Jenrette Transport Co. v. Atlantic Fire Insurance, 236 N.C. 534 (1952)

Nov. 26, 1952 · Supreme Court of North Carolina
236 N.C. 534


(Filed 26 November, 1952.)

1. Insurance § 43b—

A policy indemnifying insured carrier against loss of cargo specifically excluded loss caused directly or indirectly by tbe load or any portion thereof colliding with any object unless the.vehicle also collided with such object. The cargo was damaged in a collision with some part of an underpass. Held: By the terms of the policy, insurer was not liable if no part of the truck or trailer collided with any part of the underpass, and it is immaterial that stakes of the body holding the cargo were damaged if such damage resulted solely from the collision of the cargo alone.

2. Trial § 23a—

Even though on motion to nonsuit, the evidence must be considered in the light most favorable to plaintiff, it must do more than raise a suspicion, conjecture, guess, surmise, or speculation as to the pertinent facts in order to justify its submission to the jury.

3. Insurance § 43b—

In determining the issue of whether some part of the vehicle collided with the underpass or whether the cargo alone collided therewith within *535the meaning of a policy of cargo insurance, testimony of a witness that some two weeks after the collision he found certain “scarring” on the right pier of the underpass about seven feet from the ground has no probative value and should have been excluded on insurer’s objection.

4. Same — Evidence held to raise mere speculation as to whether truck or its cargo collided with object, and nonsuit was proper.

Insured’s driver testified on direct examination that he drove slowly under an underpass, heard a lot of noise, stopped the truck before the rear had cleared the underpass, and found part of the cargo had been knocked off and a part of the stake body of the truck, which secured the cargo, had been broken. He also testified that the tops of the tanks transported in the front part of the truck had been bent backward. Insurer introduced a sworn statement signed by the driver shortly after the accident in which he stated that no part of the truck or trailer came in contact with any part of the underpass. Upon insured’s cross-examination of the driver on the ground that he was a hostile witness, the driver testified that his statement was based on opinion only and that he did not actually know how the collision occurred. Held: Plaintiff’s testimony raises no more than speculation or conjecture as to whether any part of the tractor or trailer collided with any part of the underpass, and therefore insured’s motion to nonsuit under a clause of the policy precluding liability if the cargo alone collided with any object, should have been allowed.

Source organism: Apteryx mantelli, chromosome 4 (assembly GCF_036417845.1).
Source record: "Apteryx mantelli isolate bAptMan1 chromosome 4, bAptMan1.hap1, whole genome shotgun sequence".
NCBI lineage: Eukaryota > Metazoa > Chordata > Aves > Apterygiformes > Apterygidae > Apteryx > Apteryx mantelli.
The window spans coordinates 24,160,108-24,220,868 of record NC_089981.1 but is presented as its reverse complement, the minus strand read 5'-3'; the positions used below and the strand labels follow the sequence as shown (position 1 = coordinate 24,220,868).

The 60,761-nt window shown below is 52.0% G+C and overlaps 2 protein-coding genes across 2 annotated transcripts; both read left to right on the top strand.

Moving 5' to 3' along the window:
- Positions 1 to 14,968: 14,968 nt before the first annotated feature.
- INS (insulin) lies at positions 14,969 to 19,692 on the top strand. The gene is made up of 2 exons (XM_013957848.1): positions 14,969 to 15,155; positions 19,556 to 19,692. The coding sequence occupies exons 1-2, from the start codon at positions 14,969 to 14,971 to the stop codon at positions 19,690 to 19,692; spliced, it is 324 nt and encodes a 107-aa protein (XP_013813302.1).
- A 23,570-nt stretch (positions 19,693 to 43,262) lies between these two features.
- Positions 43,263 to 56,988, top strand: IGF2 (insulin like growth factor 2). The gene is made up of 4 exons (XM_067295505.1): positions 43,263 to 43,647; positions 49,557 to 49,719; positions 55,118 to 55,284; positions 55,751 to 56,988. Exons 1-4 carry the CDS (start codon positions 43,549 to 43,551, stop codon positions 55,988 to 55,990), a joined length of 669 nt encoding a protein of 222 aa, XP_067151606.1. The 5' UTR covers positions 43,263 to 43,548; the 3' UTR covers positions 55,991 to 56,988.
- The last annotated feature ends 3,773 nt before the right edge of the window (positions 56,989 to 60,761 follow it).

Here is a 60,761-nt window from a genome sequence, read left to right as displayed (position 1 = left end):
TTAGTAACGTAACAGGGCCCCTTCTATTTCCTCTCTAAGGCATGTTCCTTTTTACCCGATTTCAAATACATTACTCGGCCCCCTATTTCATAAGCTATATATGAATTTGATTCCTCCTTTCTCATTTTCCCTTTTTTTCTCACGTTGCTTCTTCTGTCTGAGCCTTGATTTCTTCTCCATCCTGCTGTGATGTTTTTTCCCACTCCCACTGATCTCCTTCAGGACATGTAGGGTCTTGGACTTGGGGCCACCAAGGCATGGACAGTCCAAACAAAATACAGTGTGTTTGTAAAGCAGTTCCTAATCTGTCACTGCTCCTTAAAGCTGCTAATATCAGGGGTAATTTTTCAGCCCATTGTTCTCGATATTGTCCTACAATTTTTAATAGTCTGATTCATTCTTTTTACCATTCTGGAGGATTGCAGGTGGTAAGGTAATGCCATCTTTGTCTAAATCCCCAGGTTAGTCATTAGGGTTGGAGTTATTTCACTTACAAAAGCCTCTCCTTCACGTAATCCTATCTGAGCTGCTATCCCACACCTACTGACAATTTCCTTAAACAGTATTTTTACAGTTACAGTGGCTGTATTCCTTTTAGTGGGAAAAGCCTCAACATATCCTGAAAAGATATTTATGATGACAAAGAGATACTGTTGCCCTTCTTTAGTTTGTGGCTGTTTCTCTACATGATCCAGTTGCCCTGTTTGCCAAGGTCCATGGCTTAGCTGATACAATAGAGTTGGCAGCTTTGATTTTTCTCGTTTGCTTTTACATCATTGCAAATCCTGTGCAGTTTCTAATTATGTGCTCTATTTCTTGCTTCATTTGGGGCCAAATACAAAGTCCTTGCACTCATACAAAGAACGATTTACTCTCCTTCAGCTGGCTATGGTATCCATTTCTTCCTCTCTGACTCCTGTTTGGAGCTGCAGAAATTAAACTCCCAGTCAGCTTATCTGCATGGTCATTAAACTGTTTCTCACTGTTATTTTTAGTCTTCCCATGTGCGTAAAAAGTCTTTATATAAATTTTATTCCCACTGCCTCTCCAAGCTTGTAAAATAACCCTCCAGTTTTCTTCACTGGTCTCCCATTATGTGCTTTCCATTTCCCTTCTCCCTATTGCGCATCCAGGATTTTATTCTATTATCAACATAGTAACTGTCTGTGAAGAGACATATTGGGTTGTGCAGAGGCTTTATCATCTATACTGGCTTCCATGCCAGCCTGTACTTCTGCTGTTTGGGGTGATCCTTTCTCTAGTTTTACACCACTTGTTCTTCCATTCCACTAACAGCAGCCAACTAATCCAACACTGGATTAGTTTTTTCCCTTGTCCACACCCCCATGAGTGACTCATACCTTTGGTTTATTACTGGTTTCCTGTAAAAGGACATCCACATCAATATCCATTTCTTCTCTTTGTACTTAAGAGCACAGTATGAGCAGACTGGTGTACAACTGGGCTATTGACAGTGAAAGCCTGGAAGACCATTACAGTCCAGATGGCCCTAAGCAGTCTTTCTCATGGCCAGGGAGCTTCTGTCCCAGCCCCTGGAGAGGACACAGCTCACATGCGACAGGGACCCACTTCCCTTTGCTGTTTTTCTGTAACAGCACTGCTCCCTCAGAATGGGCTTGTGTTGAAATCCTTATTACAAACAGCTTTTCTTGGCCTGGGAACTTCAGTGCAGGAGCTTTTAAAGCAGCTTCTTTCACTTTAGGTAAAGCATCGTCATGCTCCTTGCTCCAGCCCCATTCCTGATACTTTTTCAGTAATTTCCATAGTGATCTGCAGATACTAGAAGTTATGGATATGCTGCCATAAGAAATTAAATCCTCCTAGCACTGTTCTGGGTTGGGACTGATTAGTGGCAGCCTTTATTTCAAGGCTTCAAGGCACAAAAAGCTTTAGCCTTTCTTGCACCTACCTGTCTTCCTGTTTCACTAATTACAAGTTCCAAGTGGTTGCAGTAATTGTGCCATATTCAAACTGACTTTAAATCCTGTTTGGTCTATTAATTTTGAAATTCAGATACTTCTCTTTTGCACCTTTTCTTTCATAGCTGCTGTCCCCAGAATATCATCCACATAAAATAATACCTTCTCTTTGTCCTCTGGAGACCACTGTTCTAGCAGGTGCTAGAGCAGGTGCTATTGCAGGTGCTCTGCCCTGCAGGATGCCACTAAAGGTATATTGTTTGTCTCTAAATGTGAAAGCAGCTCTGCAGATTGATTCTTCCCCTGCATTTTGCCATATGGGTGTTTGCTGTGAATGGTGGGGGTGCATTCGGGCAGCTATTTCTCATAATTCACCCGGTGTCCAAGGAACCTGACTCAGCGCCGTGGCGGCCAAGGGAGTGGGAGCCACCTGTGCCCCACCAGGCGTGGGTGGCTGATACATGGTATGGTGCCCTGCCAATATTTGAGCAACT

5. Trial § 32b—

Defendant’s evidence which is not in conflict with that offered by plaintiff but which explains or makes clear plaintiff’s testimony is properly considered on motion to nonsuit.

Parker, J., took no part in the consideration or decision of this case.

Appeal by defendant from Godwin, Special Judge, January Term, 1952, and Carr, J., February Term, 1952, of Wake.

This is a civil action to recover on contract of insurance.

The defendant, under date of 27 April, 1948, issued and delivered to Gresham Petroleum Transport, Inc., its Motor Vehicle Cargo Insurance Policy effective from the above date until 27 April, 1949. The annual premium of $263.00 was paid. The policy, with the approval of the defendant and by proper endorsement, was thereafter assigned to the plaintiff and the plaintiff was duly made the assured therein on 28 August, 1948. The amount of loss recoverable under the terms of the policy is limited to $1,500 for any one disaster.

On the face of the policy appears the following: “This Policy Does Not INSURE — The legal liability of the Assured for: . . .

“(g) Loss or damage . . . caused directly or indirectly by the load or any portion thereof coming into contact with any other object unless the carrying vehicle also collides with such object; . . .”